Tsannie called on the premier to take action.

"Scott [Moe] needs to understand where we come from here, too," he said. "He's the premier for all Saskatchewan and we can't be forgotten."

The Wollaston Lake ice road was closed in early April by the ministry of highways and infrastructure. People are still trying to cross at their own risk for a variety of reasons according to Hatchet Lake Denesuline Nation Chief Bart Tsannie. (Submitted by Caroline Sajer)

Road promised in 2008 never happened

Doyle Vermette, NDP MLA for Cumberland, agreed that the road should be built.

"It's for safety and economics and it's the right thing to do." Vermette said.

He pointed to a 2008 promise by the Sask Party government to start work on the road that was later reversed

"I'm frustrated. I'm hearing from the leadership they're frustrated," Vermette said.

Ministry waiting for agreement with feds

Doug Wakabayashi, a spokesperson for the Ministry of Highways and Infrastructure, said people using the closed ice road are doing so at their own risk.

"It's especially risky because at this time of year as the ice starts to melt, ice conditions can change really, really quickly depending on weather conditions," Wakabayashi said. "What looks like it might be fairly solid today, it could be completely different in a relatively short period of time."

Wakabayashi said there is a three-phase plan to build a road ready to go, but that the province is waiting to strike an agreement with the federal government.

The first phase would be the construction of an overland winter road, eliminating the need for an ice road. The second phase would see that road upgraded to a seasonal road that would operate for 10 months a year. The final phase would see the road upgraded to an all-weather road to Wollaston Lake.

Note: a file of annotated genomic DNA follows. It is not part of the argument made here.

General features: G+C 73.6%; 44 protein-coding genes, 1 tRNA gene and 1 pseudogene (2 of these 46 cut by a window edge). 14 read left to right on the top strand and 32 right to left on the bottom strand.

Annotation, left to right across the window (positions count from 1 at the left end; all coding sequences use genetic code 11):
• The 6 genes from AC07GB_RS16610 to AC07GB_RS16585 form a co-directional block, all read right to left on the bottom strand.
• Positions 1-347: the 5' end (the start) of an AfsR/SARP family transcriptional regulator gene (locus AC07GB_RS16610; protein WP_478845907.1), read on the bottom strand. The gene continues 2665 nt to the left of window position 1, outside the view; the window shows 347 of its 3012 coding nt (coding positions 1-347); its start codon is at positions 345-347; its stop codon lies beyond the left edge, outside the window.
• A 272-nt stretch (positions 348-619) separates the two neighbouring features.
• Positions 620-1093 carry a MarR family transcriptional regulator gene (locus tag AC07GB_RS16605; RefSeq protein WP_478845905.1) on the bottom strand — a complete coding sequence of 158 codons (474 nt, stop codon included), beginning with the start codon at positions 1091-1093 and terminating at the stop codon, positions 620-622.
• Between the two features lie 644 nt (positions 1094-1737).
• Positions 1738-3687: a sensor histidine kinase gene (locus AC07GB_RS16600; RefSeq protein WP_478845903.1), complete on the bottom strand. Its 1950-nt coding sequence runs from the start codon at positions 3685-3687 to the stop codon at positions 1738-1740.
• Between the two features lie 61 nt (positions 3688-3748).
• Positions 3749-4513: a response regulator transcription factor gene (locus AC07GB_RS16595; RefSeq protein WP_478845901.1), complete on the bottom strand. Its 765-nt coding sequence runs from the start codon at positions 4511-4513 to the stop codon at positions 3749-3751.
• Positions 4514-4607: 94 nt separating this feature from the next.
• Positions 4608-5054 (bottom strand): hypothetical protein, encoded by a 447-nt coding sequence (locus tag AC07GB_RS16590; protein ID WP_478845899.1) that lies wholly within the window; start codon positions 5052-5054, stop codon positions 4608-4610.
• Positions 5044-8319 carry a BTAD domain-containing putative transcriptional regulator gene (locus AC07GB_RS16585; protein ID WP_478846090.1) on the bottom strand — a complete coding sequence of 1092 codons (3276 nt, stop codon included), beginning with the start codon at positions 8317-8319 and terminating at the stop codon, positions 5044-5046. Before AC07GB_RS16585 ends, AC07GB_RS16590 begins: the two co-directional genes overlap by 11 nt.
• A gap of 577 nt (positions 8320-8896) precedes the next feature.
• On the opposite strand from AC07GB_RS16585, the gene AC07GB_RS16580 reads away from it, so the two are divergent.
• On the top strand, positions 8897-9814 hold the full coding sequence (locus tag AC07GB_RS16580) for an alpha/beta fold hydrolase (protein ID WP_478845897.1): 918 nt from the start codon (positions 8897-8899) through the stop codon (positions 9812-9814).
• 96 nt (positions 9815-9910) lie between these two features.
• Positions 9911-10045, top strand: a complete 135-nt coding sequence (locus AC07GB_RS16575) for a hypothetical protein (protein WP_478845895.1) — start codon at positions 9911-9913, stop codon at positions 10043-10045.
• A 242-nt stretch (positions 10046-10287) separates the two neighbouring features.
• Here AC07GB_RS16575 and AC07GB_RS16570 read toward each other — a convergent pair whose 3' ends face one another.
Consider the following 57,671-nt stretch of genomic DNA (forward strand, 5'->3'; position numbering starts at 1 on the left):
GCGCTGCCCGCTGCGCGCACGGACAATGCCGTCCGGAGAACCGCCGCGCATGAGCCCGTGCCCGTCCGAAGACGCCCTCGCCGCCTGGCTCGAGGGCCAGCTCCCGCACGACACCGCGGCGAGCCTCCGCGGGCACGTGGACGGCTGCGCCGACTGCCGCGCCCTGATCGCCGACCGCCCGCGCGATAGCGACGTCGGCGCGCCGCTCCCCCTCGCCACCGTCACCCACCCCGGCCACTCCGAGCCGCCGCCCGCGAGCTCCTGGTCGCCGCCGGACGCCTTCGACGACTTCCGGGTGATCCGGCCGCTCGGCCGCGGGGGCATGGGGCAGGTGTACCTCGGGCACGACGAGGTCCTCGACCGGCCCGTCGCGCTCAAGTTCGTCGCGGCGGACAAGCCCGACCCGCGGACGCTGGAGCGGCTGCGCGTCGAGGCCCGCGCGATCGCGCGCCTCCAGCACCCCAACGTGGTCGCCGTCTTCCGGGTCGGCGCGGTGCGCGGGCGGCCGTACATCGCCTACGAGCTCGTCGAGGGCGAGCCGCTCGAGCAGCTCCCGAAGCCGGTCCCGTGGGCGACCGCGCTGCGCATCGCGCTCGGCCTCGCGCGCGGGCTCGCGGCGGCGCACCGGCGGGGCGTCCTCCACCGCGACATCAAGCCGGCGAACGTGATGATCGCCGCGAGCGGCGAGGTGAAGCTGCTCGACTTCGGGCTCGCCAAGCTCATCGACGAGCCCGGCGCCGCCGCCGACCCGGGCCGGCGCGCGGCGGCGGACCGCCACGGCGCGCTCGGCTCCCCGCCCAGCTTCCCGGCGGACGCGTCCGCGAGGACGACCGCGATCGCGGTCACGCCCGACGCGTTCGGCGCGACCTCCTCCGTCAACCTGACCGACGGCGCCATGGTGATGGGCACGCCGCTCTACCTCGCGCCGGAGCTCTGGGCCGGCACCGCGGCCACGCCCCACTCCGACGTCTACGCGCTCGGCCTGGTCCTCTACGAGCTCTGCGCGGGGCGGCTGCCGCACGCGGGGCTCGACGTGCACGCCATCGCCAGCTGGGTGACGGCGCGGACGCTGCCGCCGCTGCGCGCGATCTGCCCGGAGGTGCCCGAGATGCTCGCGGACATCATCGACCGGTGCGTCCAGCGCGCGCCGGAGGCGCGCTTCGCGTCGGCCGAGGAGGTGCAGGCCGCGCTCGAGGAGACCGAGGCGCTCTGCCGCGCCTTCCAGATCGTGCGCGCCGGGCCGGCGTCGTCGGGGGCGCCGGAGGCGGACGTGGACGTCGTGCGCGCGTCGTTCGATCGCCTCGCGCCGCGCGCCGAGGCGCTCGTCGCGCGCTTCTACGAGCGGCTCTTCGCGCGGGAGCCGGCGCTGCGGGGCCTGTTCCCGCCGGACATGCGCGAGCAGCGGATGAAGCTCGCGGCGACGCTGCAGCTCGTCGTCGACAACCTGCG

"In 2017 we submitted a funding application to the federal government that would allow us to move forward on phase one," Wakabayashi said.

He said the ministry is looking to have the federal government cover the majority of the construction costs while the province would chip in about $250,000. The final two phases would be funded through the ministry's capital planning process, according to Wakabayashi.

The province would then assume the costs of long-term operation and maintenance of the road.

Due to the time of year, the only way people have to reach the mainland is over the ice road or by air - an option that can get costly. (Submitted by Caroline Sajer)

Wakabayashi said that even if federal funding for phase one is secured, there's still design work that needs to be completed.

"Also, in that area of the province, it is a challenging environment to do construction in," Wakabayashi said. "Staging construction, depending on time of year, might take some time as well."

So far, the centre line for the proposed road has already been found and there has been some brush clearing along it's proposed path.


Bryan Eneas

Reporter, Indigenous Storytelling

Bryan Eneas is a journalist from the Penticton Indian Band currently based in Regina, Saskatchewan. Before joining CBC, he reported in central and northern Saskatchewan. Send news tips to